10. Transgenic Mosquito Fitness

    Evaluating the fitness of transgenic mosquitoes relative to wild-type individuals is a challenging population biology issue that must be addressed to assess the utility of genetically modified mosquitoes for disease control. Catteruccia et al. (p. 1225) have evaluated the combined and individual effects of transposon insertion and exogenous gene expression, as well as the genetic inbreeding of the transformed lines. There were direct costs from the introduced transgene and also a substantial deleterious effect of the mosquitoes' genetic background.

  11. Teeth Times Two

    In vertebrate evolution, two lines of study have indicated that teeth evolved together with jaws or that teeth evolved after jaws. Placoderms represent the most basal clade of jawed vertebrates, and it has been reported that placoderms have tooth-like structures (denticles) that differ from “true” teeth, made of dental lamina, found in other vertebrates. Meredith Smith and Johanson (p. 1235; see the news story by Stokstad) suggest that derived placoderms, arthrodires, exhibited gnathostome-type dentine and that tooth formation and replacement was similar to what has been seen in other jawed vertebrates. Because the teeth are seen in the arthrodires but not in other placoderms, this implies two origins of teeth in jawed vertebrates and is consistent with the separate evolution of jaws and teeth.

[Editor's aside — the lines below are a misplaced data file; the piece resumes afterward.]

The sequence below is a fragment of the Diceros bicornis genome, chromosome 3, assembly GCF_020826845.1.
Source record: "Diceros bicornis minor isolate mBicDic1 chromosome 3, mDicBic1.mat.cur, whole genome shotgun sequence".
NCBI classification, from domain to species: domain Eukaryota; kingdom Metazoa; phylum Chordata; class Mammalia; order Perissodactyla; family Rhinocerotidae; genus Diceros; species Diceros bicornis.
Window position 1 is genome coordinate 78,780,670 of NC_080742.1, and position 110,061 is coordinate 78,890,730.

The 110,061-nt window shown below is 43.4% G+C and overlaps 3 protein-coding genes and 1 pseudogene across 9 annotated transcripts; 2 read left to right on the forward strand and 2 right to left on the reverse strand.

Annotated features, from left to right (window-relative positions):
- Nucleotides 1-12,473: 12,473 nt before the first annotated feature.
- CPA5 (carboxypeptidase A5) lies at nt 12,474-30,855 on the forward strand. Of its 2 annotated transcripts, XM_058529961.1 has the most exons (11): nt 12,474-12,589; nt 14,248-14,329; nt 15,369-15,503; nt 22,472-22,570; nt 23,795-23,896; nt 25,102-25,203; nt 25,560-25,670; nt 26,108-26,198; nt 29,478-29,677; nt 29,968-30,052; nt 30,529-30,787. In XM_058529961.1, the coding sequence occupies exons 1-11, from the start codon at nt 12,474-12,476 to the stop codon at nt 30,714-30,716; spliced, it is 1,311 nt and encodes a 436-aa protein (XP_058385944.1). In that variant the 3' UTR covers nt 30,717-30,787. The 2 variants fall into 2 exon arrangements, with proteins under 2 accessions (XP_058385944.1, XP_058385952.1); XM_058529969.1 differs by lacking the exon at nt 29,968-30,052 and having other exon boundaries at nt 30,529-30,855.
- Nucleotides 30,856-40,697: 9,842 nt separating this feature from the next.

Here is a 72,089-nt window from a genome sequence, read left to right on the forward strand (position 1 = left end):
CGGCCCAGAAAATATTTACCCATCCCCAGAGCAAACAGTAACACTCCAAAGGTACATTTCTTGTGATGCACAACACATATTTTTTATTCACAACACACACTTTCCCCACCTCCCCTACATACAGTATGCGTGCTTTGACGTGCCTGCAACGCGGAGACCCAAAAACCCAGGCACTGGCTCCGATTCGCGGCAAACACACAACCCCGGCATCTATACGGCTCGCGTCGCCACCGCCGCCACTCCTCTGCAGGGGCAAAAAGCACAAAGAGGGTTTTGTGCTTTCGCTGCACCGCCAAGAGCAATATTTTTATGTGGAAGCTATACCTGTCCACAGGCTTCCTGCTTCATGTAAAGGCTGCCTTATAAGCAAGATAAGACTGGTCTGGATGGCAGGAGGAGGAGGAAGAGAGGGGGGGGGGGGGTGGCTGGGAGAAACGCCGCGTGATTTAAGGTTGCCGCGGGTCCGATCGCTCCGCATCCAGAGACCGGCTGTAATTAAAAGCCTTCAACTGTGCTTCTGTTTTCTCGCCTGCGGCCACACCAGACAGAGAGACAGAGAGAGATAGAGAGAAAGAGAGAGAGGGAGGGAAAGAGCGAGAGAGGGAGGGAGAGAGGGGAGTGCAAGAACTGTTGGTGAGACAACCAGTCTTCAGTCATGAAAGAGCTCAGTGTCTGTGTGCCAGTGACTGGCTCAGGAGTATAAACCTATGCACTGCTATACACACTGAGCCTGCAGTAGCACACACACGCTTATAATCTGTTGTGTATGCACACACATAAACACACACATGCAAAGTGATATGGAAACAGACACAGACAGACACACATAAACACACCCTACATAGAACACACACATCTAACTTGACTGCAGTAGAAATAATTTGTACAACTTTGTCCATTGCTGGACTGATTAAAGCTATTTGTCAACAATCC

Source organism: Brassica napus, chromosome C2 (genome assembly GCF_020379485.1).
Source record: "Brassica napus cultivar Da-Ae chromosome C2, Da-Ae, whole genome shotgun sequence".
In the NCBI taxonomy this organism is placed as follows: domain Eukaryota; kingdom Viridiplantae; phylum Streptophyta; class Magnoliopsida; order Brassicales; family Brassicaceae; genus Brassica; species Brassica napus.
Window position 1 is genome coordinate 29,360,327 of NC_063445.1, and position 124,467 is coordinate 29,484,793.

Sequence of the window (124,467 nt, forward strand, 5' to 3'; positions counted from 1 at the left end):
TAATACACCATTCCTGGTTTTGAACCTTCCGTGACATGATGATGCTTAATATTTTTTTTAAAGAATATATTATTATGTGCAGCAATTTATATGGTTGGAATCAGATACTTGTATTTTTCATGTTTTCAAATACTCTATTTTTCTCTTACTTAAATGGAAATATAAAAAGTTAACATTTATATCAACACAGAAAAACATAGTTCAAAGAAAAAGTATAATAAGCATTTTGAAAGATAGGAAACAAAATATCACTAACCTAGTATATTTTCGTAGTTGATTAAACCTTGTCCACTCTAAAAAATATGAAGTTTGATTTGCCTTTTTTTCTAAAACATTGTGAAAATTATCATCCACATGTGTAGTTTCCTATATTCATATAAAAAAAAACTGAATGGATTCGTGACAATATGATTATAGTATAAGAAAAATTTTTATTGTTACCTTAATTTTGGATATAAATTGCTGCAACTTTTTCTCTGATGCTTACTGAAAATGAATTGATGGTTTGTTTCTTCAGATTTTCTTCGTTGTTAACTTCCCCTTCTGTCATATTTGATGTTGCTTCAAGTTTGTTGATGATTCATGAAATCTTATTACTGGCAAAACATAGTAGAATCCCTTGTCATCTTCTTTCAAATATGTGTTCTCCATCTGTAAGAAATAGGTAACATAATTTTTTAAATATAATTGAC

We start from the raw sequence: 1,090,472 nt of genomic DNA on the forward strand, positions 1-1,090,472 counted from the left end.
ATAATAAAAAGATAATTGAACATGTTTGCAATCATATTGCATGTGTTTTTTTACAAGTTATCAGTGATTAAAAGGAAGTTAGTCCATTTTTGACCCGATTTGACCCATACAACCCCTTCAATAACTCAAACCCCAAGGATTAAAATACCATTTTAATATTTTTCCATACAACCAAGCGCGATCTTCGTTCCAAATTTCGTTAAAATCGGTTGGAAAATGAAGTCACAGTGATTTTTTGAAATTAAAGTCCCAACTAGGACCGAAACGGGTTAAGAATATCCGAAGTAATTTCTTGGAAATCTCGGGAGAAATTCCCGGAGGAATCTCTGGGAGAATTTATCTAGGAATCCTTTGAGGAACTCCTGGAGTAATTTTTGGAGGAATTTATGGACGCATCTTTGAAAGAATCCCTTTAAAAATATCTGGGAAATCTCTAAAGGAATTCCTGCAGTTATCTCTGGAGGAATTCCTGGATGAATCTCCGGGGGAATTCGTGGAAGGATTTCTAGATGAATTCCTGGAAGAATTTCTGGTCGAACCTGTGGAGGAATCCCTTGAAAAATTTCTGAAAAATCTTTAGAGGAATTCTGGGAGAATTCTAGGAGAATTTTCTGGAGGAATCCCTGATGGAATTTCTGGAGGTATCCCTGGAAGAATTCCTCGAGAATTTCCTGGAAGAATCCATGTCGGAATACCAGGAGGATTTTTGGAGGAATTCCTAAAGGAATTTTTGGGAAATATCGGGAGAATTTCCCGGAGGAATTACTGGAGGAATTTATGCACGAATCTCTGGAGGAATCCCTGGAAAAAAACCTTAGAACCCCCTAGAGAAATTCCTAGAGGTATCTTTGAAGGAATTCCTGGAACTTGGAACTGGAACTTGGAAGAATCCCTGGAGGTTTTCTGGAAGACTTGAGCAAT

CREDIT: MEREDITH SMITH AND JOHANSON
  12. How Cells Put on Caps by Themselves

    Cells are generally polarized. How can a single cell, in the absence of external cues, generate a polarized distribution of its constituent parts? Wedlich-Soldner et al. (p. 1231) address this question in the yeast Saccharomyces cerevisiae. Overexpression of the protein Cdc42—a protein known to be involved in polarization of mammalian cells—enabled a cell to polarize spontaneously. It seems that random accumulations of the protein get locked into a process of continued accumulation that arises from a positive feedback in protein localization involving actin-based targeted secretion. This process leads to the formation of a cap of the protein at the cell surface that can then go on to promote the polarization of the cell.